Monday, June 27, 2011
Chasing the Wild Goose
It's difficult to write about all of my reactions to the Wild Goose - it was definitely a challenging, faith-stretching and thought-provoking time. I appreciated the emphasis on peace and justice issues, but I for sure disagreed with the theology of some of the presenters, even while trying to be open to different ideas. Bart Campolo's sharing was surprisingly (and somewhat disturbingly) way outside of orthodox beliefs. Beth and I had some good discussions around the things we heard and experienced. It was really neat (and kind of shocking) to run into someone who was in the youth group we led about 10 years ago (she now lives in Toronto).
Another highlight was Ian Cron's sharing about his latest book, "Jesus, My Father, the CIA, and Me" which I read (and loved!) recently. He brought 1200 copies of the book and they were offering them for free - we ended up with 5 I think, to give away (at Ian's insistence!). And it's an excellent book - the reviewer at Hearts and Minds calls it one of the most moving book he's encountered in ages. Let me know if you'd like a copy.
We camped for one night and it was only 10 bucks but I didn't really like having to walk all of our stuff in. We ended up leaving some things back at the car (water, table). Our mattress is comfy but man it was hot down there. The morning shower was sure nice (and needed - I stunk!). We probably pitched our tent too close to the main stage, and the sound was (too) loud, so it was hard to enjoy any quiet, peaceful times.
Musically I only ended up seeing 4 full acts but they were all excellent: Tom Prasada-Rao, who I've been wanting to see for a long time; Andy Gullahorn, who I've more recently become a fan of - love his intricate guitar work and intelligent, creative writing (his new song about Lines in the Sand was very appropriate for this event); David Wilcox, who I continue to tout as the best singer/songwriter/performer on the planet (and he didn't disappoint, though I thought it was pretty gutsy to be so reflective and thoughtful on an outdoor stage - he also shared a fantastic new song about The River); and David Lamotte, who I'm only slightly familiar with - he totally impressed me with his set, especially as he didn't miss a beat when a parade of children marched through the field (in fact, he got them to sing along with him and used their presence to remind us of how much the young have to teach us [he also included the tidbit that many scholars feel that Jesus' disciples were teenagers - that can really change the way you think about the Bible!]). Also David's duet with his young son Mason, on "S.S. Bathtub" was pretty precious.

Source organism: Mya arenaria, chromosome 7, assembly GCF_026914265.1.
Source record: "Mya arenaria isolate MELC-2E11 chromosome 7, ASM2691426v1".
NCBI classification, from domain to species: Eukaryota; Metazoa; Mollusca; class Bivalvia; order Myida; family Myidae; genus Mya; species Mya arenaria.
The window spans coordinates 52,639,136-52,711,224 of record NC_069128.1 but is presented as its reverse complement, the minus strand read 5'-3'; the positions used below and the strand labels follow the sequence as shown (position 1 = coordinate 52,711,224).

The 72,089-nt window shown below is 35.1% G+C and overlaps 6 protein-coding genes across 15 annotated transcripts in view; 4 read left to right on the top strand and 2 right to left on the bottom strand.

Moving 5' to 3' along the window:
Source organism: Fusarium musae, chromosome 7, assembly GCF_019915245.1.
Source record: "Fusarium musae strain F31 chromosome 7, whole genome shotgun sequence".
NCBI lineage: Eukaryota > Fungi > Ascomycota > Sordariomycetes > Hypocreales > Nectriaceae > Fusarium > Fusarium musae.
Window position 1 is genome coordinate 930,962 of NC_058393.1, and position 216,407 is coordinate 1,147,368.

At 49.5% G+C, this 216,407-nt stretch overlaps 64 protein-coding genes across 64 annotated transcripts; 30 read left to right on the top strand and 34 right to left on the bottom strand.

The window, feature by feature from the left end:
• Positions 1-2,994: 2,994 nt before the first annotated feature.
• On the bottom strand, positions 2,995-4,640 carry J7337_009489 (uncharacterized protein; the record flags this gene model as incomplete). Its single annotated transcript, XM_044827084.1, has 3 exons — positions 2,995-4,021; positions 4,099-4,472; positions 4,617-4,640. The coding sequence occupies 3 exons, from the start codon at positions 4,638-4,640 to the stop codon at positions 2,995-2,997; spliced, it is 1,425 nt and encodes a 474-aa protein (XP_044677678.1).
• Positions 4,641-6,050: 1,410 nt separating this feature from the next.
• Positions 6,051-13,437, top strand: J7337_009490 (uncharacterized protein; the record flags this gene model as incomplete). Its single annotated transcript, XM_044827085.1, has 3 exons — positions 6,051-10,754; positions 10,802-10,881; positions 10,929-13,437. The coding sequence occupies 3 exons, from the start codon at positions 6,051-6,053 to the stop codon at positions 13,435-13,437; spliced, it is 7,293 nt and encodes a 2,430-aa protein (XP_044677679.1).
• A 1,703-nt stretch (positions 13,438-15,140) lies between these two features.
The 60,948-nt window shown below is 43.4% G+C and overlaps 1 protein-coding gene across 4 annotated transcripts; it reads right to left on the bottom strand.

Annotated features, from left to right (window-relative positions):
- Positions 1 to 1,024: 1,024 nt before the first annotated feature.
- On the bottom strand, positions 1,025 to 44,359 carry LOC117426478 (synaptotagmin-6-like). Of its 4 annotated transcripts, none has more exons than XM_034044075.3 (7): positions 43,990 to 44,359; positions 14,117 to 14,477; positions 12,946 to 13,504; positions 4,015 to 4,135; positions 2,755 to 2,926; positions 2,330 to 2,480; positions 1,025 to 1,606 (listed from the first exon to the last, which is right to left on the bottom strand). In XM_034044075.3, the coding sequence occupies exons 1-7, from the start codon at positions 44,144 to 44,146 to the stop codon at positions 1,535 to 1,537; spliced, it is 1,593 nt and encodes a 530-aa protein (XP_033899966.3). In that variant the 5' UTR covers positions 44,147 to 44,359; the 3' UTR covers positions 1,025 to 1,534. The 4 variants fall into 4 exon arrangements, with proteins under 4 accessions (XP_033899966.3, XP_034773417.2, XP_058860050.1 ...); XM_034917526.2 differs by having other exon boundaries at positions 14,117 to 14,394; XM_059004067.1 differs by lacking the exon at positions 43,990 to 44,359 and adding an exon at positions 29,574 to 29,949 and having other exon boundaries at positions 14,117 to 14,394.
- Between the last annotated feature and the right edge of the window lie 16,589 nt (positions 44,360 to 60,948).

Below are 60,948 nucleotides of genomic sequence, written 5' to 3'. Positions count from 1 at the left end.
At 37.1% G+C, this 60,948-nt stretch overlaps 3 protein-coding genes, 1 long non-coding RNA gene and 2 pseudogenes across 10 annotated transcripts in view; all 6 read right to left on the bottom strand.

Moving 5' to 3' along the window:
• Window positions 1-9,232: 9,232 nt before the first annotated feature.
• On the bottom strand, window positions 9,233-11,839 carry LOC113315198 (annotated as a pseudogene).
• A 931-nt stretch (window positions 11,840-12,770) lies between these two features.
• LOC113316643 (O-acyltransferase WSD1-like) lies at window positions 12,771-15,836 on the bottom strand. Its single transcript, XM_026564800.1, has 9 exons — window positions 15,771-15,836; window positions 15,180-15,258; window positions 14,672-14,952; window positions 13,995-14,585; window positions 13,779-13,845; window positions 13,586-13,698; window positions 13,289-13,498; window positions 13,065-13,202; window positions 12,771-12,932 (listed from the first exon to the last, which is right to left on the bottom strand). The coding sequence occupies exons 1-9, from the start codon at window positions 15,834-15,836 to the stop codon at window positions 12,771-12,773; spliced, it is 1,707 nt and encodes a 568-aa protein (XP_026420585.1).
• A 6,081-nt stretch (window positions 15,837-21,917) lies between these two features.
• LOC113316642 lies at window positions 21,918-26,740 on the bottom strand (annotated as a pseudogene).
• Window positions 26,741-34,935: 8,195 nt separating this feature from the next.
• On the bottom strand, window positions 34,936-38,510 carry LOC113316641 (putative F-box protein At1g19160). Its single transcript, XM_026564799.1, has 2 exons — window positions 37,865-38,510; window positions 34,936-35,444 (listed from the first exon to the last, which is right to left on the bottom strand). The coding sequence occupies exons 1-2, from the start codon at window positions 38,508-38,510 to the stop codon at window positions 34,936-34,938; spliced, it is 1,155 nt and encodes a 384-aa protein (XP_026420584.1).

As we were packing to leave for the Festival I was surprised to receive a phone call from musician/film producer Steve Taylor. I've long been a fan of his music but he's currently working on a film adaptation of Don Miller's "Blue Like Jazz" (see trailer on the right) and during their fundraising campaign they promised to contact each supporter. So it was pretty cool to chat with him for a few minutes (and thank him for all the great music over the years).
26+ hours in the car led to more music listening than I've done in one week for a long time. I track this stuff for my own purposes so don't expect readers to bother with this list: Denison Witmer - The Ones Who Wait, Caedmon's Call - Raising Up the Dead, Paul McCartney & Wings - Venus and Mars, Michael Omartian - White Horse, Andy Gullahorn - The Law of Gravity, David Wilcox - Live at Eddie's Attic, Sara Groves - Fireflies & Songs, Tell Me What You Know, Add to the Beauty; Steve Bell - Kindness, Bob Bennett & Billy Batstone - Jesus Music Again demos, Phil Keaggy & Jeff Johnson - Frio Suite, Andrew Peterson - Counting Stars, Keith Green - The Live Experience, Chuck Girard - Written on the Wind, Tom Prasada-Rao - Goodbye Regret